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Flash Flashback, 11-3: Keefer's Crucial Crusade
A Dissenting Voice

By Christine Chen
Copyright 2000, 2006 Christine Chen

(The Dance Insider has been revisiting its Flash Archive. This Flash View was first posted December 14, 2000. On Tuesday, dancer, choreographer, and Green Party candidate Krissy Keefer will challenge House minority leader Nancy Pelosi for the right to represent San Francisco in Congress. Christine Chen now tours with STREB.)

SAN FRANCISCO -- Nine-year-old Fredrika Near Keefer and her choreographer-activist mother, Krissy Keefer, made waves in the San Francisco dance community last month when they filed a complaint against the prestigious San Francisco Ballet School. The complaint, lodged with the city's Human Rights Commission, charged that SFBS violated San Francisco's new law banning weight and height discrimination by organizations receiving city funding when it denied Fredrika entrance into the school because she had the wrong body type. In cases like these, people often have a gut reaction, choose one side or another and find the rhetoric to support their decision. This case is more complicated, however, because multiple issues are at stake, and the sides do not line up very neatly along ideological lines. In fact, despite the fact that I am usually aligned with his views, I find myself in disagreement with yesterday's Flash View by DI editor Paul Ben-Itzak here.

Is this a case of political correctness bullying and undermining artistic vision or a publicly funded institution discriminating against a particular group of people? Does the SFBS enforce a realistic set of criteria for being a successful dancer or does it perpetuate an unrealistic body type and impose an antiquated notion of viewing the ballet body? To what degree is dancing about skill, talent and performance ability and to what degree is it about physical appearance? Should we accept realistic limitations in life or do we need to broaden our scope of inclusion and value different sets of abilities equally? Is SFBS doing Fredrika a favor by rejecting her now so she may avoid future disappointment when she finds out that no ballet companies will accept her body type, or are they prematurely squelching a young girl's dreams and setting her back from a career in any dance form (many modern companies, including the poster boy for body-type subversion, Mark Morris, still use ballet as a criteria for judging "technique")? Should SFSB be considered a professional training ground or a public accommodation? Is this lawsuit about political activism or a pushy mother and a disgruntled daughter?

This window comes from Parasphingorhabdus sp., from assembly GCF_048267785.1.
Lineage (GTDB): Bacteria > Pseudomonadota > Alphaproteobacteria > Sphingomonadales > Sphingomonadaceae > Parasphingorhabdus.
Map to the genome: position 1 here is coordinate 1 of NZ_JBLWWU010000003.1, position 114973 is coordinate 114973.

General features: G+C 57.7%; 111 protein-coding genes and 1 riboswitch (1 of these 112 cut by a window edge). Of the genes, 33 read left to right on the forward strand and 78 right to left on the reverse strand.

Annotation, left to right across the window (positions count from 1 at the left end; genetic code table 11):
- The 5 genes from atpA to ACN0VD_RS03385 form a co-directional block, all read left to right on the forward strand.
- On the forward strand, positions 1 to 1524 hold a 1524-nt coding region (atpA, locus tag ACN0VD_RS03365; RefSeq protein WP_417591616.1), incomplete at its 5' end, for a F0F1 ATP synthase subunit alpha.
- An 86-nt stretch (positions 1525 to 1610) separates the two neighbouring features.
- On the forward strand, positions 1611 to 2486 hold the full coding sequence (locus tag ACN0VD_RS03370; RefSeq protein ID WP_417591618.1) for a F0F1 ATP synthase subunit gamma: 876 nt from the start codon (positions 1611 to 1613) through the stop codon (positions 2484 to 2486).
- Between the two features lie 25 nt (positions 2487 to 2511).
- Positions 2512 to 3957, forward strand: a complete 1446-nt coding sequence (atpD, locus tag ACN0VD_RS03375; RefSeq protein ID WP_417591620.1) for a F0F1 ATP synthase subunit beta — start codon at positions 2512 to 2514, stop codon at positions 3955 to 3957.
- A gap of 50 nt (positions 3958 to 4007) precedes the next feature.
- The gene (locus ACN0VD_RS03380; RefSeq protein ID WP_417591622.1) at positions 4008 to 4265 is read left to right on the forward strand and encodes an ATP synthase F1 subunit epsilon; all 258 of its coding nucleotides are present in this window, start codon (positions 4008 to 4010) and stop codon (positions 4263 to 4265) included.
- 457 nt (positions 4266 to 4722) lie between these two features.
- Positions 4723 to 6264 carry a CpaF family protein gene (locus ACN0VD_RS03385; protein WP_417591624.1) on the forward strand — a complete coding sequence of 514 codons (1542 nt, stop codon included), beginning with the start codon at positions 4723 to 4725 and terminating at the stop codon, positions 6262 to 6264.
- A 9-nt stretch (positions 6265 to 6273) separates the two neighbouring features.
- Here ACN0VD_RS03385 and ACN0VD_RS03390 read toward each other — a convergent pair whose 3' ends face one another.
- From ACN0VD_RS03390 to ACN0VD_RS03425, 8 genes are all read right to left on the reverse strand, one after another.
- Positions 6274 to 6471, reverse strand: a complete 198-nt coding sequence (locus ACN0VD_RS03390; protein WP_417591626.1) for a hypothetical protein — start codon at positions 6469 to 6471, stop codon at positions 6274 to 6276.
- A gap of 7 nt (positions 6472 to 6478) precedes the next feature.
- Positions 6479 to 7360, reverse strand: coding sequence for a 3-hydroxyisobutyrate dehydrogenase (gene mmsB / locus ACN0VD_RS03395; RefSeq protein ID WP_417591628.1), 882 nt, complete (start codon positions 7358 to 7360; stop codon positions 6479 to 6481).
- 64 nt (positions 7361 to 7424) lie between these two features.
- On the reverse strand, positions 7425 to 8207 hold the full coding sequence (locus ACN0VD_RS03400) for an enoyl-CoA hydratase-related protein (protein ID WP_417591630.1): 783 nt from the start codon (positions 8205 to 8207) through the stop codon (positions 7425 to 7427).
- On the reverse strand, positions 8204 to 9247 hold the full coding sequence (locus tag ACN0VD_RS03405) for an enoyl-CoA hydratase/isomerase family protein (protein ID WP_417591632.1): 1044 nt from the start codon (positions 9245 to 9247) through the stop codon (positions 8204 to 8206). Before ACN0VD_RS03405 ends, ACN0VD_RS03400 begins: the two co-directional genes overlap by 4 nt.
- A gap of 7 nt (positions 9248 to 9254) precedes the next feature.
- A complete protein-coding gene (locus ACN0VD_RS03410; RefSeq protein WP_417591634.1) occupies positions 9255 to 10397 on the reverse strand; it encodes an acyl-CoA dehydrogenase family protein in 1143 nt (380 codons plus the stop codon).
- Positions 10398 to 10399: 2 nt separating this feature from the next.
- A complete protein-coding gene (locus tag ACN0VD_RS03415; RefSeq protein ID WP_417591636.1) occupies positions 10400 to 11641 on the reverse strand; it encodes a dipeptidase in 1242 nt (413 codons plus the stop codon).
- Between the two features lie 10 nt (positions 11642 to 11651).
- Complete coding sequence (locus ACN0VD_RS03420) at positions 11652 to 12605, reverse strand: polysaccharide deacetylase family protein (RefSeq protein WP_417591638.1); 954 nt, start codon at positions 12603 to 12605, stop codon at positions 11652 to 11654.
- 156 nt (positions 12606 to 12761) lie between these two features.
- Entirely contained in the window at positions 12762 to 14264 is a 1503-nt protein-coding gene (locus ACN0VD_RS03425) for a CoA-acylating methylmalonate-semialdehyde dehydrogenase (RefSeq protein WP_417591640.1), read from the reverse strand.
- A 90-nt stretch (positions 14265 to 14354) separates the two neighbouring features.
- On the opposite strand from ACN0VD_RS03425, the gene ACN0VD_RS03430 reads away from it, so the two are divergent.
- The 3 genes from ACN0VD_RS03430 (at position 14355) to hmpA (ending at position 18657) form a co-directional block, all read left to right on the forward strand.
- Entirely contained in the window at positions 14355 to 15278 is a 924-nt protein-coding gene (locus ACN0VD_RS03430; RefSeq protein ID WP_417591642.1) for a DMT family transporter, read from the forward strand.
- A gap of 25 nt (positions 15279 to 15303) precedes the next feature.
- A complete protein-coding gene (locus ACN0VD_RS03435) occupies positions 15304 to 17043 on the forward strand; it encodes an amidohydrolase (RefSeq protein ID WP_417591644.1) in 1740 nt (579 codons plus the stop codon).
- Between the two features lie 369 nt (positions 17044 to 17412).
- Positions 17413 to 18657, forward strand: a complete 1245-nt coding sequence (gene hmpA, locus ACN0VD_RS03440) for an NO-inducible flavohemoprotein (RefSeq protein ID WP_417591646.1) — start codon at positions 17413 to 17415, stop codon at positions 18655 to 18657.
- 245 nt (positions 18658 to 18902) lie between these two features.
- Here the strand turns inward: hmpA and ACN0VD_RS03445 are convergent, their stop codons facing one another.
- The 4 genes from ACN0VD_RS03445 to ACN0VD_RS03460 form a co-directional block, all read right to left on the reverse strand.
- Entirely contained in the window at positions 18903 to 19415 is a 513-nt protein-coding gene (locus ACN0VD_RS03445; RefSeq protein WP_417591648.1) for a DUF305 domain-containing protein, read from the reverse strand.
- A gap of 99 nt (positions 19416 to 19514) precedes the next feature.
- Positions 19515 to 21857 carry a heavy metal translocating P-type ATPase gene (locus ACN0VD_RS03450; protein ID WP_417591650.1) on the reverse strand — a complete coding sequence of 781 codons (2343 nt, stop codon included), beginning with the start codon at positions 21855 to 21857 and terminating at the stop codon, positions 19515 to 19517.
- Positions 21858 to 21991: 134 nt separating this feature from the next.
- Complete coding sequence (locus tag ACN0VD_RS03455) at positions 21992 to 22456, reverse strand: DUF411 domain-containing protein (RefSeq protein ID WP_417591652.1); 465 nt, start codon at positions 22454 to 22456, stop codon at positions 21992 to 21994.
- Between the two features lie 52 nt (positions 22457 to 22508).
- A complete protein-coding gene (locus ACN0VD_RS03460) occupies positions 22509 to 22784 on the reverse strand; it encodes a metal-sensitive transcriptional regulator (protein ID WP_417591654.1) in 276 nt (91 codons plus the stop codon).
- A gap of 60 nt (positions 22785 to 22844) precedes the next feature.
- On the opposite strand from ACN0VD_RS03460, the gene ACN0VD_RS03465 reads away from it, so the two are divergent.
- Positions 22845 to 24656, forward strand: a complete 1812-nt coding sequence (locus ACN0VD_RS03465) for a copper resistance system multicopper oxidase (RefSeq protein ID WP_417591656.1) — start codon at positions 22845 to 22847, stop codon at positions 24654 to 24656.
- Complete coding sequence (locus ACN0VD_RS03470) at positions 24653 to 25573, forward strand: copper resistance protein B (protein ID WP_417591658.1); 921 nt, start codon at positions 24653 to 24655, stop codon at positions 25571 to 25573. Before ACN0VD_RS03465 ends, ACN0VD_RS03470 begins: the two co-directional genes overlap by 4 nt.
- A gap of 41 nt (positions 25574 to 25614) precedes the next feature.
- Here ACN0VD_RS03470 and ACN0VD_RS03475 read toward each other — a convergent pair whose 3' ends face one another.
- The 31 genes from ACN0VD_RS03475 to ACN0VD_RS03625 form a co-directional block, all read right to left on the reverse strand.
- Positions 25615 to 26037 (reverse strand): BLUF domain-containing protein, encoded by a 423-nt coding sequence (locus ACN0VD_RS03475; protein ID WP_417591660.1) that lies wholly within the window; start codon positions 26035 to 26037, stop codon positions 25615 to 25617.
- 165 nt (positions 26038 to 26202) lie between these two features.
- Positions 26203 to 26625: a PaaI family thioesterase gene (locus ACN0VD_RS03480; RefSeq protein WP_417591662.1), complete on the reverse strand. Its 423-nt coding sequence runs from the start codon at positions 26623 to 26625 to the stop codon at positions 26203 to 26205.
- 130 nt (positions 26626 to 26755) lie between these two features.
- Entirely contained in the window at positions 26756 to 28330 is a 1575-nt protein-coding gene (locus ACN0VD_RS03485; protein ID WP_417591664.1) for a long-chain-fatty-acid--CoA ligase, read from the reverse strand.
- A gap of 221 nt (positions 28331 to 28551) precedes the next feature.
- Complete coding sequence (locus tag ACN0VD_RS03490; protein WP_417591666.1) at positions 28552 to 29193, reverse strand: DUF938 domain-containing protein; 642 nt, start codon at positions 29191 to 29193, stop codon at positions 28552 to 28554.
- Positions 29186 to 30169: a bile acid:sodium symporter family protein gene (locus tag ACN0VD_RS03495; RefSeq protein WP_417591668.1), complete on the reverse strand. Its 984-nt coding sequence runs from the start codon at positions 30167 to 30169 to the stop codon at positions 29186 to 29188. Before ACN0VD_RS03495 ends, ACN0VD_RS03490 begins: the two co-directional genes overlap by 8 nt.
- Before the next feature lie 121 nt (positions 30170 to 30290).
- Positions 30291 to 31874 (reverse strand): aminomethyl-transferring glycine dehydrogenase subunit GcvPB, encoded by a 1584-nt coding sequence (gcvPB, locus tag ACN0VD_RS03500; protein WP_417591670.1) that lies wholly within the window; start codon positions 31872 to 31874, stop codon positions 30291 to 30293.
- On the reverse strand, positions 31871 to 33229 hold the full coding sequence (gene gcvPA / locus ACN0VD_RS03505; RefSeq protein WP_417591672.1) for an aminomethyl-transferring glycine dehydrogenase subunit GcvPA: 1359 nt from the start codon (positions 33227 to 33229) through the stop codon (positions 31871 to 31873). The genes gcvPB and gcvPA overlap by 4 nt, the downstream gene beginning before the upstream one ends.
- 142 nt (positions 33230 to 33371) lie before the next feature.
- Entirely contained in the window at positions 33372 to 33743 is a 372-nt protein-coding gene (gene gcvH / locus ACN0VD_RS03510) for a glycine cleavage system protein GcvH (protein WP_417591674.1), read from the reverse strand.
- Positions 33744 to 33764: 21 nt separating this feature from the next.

Then there is the Pandora's Box of public funding for the arts. If a private arts organization accepts public funds, is it required to adhere to a particular agenda? In this case the agenda (and law) is political correctness, but last time (Remember the cultural wars of the early 1990s -- Jesse Helms/Pat Buchanan versus Andres Serrano/Robert Mapplethorpe et al?), the government agenda was about not wanting to fund art which offended certain conservative groups. Is the Left, which once supported artistic expression against government regulation but now sides with the public policy against the artistic institution, hypocritical? Is this no worse than, say, supporting states rights only when convenient?

Yesterday Paul Ben-Itzak, despite some reservations, sided with SFBS. I, despite some qualms, side with the Keefers. Here is how I see it: